Dead Wrong

Message Magazine’s Online Devotional for Monday, February 16, 2015
Based Upon Acts 18

Have you ever experienced people who always need to be right, even when they are dead wrong?

There are people who seem to say the opposite of what you say, just to be anti. And many times these unreasonable people disagree with no evidence to support their cherished points of view. This is horribly annoying, at worst, when it comes to the mundane, but what if there were spiritual implications? My question today is, “Is your need to be ‘right’ greater than your need to be ‘righteous’”?

Ironically, Paul, who once was a part of the so-called religious elite among the Jews, seemed to have overwhelming numbers of deep discussions regarding Jesus and the Law of Moses. Following the resurrection of Christ and the numerous accounts of His power and miraculous ascension, having taken the keys of hell, death, and the grave from Satan, there were still elite Jews who refused to believe. They were bent on being purveyors of the Law, but so rigid that the Holy Spirit could not even convince them of their error. They simply would not see that the Law of Moses pointed to Christ. They were in agreement. Their fastidious opposition to the truth of Christ, was no mere annoyance without foundation. It was their undoing. Their pride and abject refusal to accept the hundreds of prophetic proofs of Jesus’ messiahship, placed them firmly outside of God’s ability to deliver them from sin. Some were so headstrong, that even the Holy Spirit could not penetrate since love cannot overrule volition. Pride is antithetical to faith.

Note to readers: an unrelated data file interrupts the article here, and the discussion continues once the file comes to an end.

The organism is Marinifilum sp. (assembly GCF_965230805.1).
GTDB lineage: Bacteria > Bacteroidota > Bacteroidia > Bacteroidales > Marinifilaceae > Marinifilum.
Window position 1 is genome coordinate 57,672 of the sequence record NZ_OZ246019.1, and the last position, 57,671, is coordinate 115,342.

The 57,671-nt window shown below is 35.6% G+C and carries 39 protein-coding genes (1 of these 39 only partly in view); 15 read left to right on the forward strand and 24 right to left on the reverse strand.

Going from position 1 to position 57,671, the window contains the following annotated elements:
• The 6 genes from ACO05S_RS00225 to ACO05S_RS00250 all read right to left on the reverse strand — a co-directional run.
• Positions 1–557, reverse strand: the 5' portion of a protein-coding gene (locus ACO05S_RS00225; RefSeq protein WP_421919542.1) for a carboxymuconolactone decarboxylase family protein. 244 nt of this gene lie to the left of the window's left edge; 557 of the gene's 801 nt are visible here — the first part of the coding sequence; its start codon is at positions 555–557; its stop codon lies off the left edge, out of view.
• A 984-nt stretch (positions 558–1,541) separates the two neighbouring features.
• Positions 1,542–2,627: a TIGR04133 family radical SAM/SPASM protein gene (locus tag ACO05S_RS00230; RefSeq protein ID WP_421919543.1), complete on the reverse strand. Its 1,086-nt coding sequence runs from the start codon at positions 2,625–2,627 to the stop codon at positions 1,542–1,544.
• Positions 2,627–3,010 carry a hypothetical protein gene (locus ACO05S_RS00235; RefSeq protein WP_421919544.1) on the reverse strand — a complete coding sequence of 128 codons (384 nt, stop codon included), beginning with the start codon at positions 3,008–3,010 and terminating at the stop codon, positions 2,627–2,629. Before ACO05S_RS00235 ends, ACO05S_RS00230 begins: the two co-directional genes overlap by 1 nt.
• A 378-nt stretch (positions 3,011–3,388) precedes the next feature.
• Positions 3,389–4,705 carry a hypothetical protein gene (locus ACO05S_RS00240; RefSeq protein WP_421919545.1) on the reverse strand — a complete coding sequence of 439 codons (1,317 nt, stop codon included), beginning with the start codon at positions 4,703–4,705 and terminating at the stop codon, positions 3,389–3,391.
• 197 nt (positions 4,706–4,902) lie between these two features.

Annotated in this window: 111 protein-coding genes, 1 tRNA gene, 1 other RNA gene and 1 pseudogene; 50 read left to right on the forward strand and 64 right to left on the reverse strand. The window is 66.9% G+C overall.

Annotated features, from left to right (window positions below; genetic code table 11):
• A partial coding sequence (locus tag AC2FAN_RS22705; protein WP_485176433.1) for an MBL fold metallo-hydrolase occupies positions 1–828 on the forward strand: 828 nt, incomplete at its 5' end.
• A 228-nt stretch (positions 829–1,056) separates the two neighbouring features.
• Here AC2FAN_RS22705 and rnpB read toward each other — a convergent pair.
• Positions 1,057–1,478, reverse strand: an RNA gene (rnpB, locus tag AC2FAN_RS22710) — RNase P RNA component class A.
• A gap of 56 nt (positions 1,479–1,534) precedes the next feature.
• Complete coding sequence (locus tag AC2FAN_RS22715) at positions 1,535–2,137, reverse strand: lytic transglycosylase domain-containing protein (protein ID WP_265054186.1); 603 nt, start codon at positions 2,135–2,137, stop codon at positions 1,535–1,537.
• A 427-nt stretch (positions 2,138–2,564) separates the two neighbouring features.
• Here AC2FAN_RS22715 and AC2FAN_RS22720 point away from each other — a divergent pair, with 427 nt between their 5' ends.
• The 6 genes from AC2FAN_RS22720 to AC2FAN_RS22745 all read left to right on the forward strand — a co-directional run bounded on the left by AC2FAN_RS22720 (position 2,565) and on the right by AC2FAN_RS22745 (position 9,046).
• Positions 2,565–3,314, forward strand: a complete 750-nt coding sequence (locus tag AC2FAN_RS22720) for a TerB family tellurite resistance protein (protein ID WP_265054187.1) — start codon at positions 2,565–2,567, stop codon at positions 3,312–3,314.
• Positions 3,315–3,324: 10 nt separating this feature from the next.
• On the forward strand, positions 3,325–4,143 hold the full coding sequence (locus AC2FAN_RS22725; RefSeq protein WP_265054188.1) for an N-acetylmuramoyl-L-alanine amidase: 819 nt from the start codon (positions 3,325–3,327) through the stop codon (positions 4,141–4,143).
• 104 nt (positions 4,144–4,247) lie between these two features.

Pride is antithetical to faith.

I met a young man at the bus stop one day. He was there with his pregnant girlfriend. They were quarreling about all sorts of nonsense. He asked my opinion because, as he said, he likes to listen to what older people have to say. I congratulated him for respecting maturity, but I asked him why he was disrespectful of his younger girlfriend’s views. He happened to be smoking a cigarette. I asked if a child at three years of age told him that smoking was bad for his health, whether he would accept the fact from someone so young. Pensively, he responded, “You are right, sir.” The point is, humility says that we should be willing to listen to wise counsel, no matter from where the counsel comes. Holding on to our own views at all costs, despite principled evidence to the contrary, could be even more detrimental to our spiritual health than the cigarette was to this young man’s physical health.

Will you join me for a spiritual gut check today? Will you ask the Lord to help you to always cherish a listening ear and a humble heart? Your life just might depend on it

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